- The variety of deconversion trajectories could be identified with the help of our typology: secular exits (29 cases), oppositional exit (8 cases), religious switching (13 cases), integrating exit (16 cases), privatizing exit (24 cases) and heretical exit (9 cases). See also our Figur of Deconversion Trajectories. Taken together, we have in our U.S. sample 66%, in our German sample 59% of deconverts who have left the field of organized religion and did not establish new memberships. In this group of deconverts who did not affiliate with a new religious organization, we have 36% in the U.S. sample and 59% in the German sample who want to live without religion (secular exit), but more than a third (BRD: 38%, U.S.A. 40%) continue to practice their religiosity, however in private only (privatizing exit), and another part (24% in the U.S. sample and 3% in the German sample) of the deconverts feel attracted to one or more new religious orientations, without any new membership (heretical exit). Deconversion thus does in many cases not mean "falling from the faith" or loosing religion, but migration itno the un-organized segment of the religious field (see also our Figure about the Deconversion Trajectories in the Religious Field).
- As characteristics and predictors of deconversion we have identified for both cultures: openness to experience (Big Five), autonomy and personal growth (Ryff Scale), low scores on the religious fundamentalism scale, and higher stages of faith development. As „downside“ of deconversion, but only for the deconverts in the German sample, we have signs of a (mild) crisis in regard to the relation to self (emotional stability, self-acceptance), others (positive relations with others, extraversion) and environmental mastery. Notwithstanding exceptions, we can however not deduce from this an extraordinary need for intervention for deconverts.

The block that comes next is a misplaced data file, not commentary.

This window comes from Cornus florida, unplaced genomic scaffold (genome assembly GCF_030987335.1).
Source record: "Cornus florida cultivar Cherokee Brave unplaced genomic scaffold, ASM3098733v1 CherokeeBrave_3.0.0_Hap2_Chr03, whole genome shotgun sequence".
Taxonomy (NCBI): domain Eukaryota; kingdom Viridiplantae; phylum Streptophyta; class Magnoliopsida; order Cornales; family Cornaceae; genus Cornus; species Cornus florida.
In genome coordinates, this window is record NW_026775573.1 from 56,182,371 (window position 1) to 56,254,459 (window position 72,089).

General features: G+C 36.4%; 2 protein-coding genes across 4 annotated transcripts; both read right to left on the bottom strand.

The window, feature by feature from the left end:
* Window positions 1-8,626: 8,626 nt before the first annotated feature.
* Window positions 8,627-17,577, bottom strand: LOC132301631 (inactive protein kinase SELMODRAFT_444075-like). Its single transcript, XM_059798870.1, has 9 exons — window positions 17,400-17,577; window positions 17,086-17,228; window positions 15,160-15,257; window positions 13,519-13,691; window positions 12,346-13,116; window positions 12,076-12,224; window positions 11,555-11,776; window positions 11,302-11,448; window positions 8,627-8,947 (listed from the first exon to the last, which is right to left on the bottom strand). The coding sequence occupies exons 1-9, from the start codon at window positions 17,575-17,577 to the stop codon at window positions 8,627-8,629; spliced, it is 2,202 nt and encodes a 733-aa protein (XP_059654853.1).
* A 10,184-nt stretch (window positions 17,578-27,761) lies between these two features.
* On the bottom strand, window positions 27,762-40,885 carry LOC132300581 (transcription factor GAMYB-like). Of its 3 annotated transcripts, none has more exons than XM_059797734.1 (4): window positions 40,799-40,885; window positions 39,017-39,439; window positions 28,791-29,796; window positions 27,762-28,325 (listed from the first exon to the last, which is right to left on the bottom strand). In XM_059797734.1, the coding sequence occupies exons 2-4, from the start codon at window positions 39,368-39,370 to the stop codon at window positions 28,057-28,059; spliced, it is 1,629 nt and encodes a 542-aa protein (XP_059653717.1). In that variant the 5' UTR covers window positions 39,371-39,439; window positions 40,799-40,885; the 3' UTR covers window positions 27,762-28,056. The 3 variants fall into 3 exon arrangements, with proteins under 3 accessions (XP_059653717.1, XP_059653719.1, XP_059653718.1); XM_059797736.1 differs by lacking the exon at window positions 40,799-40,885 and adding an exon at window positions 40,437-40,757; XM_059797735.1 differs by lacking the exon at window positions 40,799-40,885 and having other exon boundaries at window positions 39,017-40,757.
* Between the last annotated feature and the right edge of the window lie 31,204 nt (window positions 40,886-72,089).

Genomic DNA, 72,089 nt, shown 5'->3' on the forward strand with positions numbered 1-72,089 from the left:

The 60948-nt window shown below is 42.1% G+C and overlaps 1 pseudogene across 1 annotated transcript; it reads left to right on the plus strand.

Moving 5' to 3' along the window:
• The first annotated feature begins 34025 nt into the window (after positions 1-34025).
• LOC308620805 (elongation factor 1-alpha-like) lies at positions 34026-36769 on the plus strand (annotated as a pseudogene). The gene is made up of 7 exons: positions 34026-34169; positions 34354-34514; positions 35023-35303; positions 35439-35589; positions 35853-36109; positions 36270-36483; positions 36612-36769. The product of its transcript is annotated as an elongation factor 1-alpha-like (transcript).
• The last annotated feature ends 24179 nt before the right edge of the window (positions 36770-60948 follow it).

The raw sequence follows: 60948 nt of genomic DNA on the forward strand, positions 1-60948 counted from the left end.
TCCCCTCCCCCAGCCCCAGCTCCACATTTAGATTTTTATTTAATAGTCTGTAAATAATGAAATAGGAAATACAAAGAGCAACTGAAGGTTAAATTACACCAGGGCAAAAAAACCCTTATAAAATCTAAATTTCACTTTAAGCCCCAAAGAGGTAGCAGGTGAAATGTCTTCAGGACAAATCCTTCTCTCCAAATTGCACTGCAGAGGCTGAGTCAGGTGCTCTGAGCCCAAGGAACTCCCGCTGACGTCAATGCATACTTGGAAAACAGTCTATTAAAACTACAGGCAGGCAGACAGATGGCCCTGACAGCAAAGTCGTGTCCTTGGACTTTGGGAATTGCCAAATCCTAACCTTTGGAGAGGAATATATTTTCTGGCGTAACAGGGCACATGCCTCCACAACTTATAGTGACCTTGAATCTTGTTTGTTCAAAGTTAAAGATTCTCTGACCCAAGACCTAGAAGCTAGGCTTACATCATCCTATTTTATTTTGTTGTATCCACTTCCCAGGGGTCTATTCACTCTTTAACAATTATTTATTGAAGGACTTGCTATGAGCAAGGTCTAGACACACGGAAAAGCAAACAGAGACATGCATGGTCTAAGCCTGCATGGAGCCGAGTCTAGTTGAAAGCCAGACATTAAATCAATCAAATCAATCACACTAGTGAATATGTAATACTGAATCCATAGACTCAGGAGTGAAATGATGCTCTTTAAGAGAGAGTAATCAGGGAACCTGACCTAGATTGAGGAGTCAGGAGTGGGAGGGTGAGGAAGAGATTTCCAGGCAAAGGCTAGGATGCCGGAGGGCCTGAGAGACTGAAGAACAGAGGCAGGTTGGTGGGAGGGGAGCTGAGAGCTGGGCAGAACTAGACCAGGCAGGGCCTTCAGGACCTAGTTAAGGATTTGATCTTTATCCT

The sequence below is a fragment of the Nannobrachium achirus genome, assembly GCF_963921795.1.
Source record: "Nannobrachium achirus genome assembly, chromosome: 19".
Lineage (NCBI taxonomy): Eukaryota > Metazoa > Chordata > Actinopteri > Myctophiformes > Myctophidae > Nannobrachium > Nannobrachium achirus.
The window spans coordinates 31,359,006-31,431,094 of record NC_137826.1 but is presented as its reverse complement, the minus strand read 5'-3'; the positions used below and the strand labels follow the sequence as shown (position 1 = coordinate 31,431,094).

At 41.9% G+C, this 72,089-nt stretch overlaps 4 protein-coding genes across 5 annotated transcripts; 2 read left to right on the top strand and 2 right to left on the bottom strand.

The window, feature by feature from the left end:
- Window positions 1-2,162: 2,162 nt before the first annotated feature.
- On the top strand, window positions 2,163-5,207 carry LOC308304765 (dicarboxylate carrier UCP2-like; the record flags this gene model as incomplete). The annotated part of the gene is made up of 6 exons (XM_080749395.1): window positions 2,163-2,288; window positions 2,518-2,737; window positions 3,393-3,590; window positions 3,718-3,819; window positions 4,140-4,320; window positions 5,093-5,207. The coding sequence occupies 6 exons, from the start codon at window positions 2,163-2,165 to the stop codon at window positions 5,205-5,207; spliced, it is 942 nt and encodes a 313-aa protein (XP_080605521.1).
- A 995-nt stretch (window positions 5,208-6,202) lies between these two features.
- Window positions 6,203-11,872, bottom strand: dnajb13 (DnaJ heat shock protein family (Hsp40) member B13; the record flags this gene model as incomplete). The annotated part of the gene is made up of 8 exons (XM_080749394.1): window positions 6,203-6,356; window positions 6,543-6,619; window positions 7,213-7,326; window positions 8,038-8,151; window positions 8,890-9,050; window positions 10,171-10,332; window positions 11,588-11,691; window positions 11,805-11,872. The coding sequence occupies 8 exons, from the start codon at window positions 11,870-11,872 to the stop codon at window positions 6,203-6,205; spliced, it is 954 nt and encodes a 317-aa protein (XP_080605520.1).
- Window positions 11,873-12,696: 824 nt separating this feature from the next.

- A surprisingly high number of members of religious organizations (37% in the U.S. sample and 18.3% in the German sample), self-identify as being „more spiritual than religious“. This is the focus of our current project on spirituality. In the group of deconverts, the „more spiritual than religious“ self-identifications double (to 63.6% in the U.S. sample and 36.5% BRD sample) (see also our Figure).
Our research results which are documented in more detail in our book are relevant to counselling and pastoral care, religious education and public education, church administration and further empirical study of religion.